Back in early June 2016, a few days before the referendum was held, I was asked by Newsnight if I would call for a second referendum if Remain narrowly won. I have had a long-standing belief that the UK’s best future lies outside of the EU. I campaigned and voted to leave the EU in the referendum. Even though the expectation was the Remainers would win, I made it clear that I would respect the outcome no matter how close.
We now know that the result was close, but clear: the Leave campaign won and the negotiations are ongoing. My willingness to respect an outcome I didn’t want is just as relevant now that we ended up with a result I did want.
My first argument was that the already damaged public trust in politics and democracy would be damaged even further if the political elites – like me – said to voters, “I don’t like your answer, give me a different one.” A huge lesson that we need to learn from the referendum was that millions of British people felt that they weren’t being listened to.
Members of the public feeling that their votes don’t matter and that they don’t have a voice isn’t a new phenomenon and it’s not unique to the UK. There have been political upsets in the US and many European countries. The rise of populist candidates and parties is, in part, driven by millions of voters feeling powerless in the face of the political establishment.
Politicians, lobbyists, business leaders and commentators in the media telling factory workers, builders, truck drivers and retail staff that they didn’t really understand what they were voting for and they should try again until they get it right would be the most insulting and corrosive message imaginable.
Commentators increasingly describe a second referendum as “the first referendum on the final deal”. This is less insulting and more thoughtful than telling people that they aren’t clever enough to understand their own democratic choices – but it is just as corrosive, for a couple of reasons.
First, we need to look at the question on the ballot. Referendum questions need to be binary and based on a simple proposition – and a referendum on a proposed trade relationship would fulfil neither criteria. A trade agreement with the EU would be large and complicated. The referendum question would need to make reference to the document, likely to run to many hundreds or thousands of pages, prior to asking if the agreement between the UK and the EU should be accepted.
The referendum question is likely to say, “Should the UK Government accept or reject the proposed EU relationship treaty?” If the majority of voters say that the deal is acceptable then life becomes easy: we ratify the agreement, leave the EU and set sail towards the future in good heart. But what happens if the majority reject the deal?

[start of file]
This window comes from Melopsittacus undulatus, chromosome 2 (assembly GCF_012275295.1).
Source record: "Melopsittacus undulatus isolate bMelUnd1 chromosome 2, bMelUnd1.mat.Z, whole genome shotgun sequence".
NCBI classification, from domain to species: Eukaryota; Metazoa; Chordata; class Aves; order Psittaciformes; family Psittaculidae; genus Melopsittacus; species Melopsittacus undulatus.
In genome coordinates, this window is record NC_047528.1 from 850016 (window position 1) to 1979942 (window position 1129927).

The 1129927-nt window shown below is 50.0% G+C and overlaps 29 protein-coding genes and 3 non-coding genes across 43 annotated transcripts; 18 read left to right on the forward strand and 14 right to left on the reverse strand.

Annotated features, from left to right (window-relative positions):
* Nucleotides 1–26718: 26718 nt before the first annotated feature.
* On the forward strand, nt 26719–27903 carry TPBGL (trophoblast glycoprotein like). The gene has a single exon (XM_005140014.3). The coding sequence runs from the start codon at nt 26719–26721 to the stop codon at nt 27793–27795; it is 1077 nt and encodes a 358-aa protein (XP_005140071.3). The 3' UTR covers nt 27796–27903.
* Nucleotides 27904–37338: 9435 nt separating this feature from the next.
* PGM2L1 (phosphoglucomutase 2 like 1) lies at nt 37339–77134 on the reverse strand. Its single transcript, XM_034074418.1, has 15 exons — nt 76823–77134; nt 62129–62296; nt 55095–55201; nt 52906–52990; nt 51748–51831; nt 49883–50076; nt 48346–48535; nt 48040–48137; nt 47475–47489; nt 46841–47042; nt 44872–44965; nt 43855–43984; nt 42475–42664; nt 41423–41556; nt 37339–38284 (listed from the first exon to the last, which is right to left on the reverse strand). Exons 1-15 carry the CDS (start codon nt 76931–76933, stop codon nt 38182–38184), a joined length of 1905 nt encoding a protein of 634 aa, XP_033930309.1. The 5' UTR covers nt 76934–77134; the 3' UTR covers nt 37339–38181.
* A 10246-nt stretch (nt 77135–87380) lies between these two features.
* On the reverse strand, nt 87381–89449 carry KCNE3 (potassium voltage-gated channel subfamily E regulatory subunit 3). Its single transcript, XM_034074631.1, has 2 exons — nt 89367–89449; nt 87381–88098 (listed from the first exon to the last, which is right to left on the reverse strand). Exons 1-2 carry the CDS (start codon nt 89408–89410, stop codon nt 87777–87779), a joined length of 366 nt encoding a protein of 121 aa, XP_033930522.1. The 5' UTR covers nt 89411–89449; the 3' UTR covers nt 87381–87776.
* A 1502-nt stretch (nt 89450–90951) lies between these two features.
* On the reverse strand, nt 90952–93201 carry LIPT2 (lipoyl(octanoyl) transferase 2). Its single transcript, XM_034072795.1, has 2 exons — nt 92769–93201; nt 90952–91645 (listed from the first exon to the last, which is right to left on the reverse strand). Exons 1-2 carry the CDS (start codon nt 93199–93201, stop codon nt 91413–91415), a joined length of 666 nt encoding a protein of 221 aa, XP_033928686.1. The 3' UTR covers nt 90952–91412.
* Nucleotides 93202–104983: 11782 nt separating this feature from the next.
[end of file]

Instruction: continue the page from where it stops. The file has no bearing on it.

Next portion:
Should a “Reject” vote be interpreted as an instruction to the negotiators to try again? Would it mean we should leave with no deal and revert to World Trade Organisation rules? Would we leave the EU at all? A “Reject” vote would trigger a period of uncertainty that would be hugely counterproductive to British interests.
The second concern is about perverse incentives for the negotiators. It should be everyone’s priority for the UK to get the best possible outcome from these negotiations. A good result is important for our economy, which funds our public services, good for social cohesion, and good for our future international trading partners in Europe and beyond. Providing our negotiation partner with an incentive to not strike a mutually beneficial deal is foolish beyond belief.
Implying that a “bad deal” would make the UK stay in the EU would distort the negotiations and doom them to failure. There is a belief that some Remain campaigners would love the negotiations to collapse so that they can say, “I told you so”. If this belief is reinforced by circumstances it would increase, rather than reduce, social tensions. Bad faith negotiations would be damaging to our economy, our social cohesion and our politics.
The best chance for a good outcome would be for us all to accept the outcome of the referendum, accept that we are leaving the EU, strike a mutually beneficial deal with the EU, and focus on the other issues that the Government is responsible for.
James Cleverly is Conservative MP for Braintree who campaigned for Leave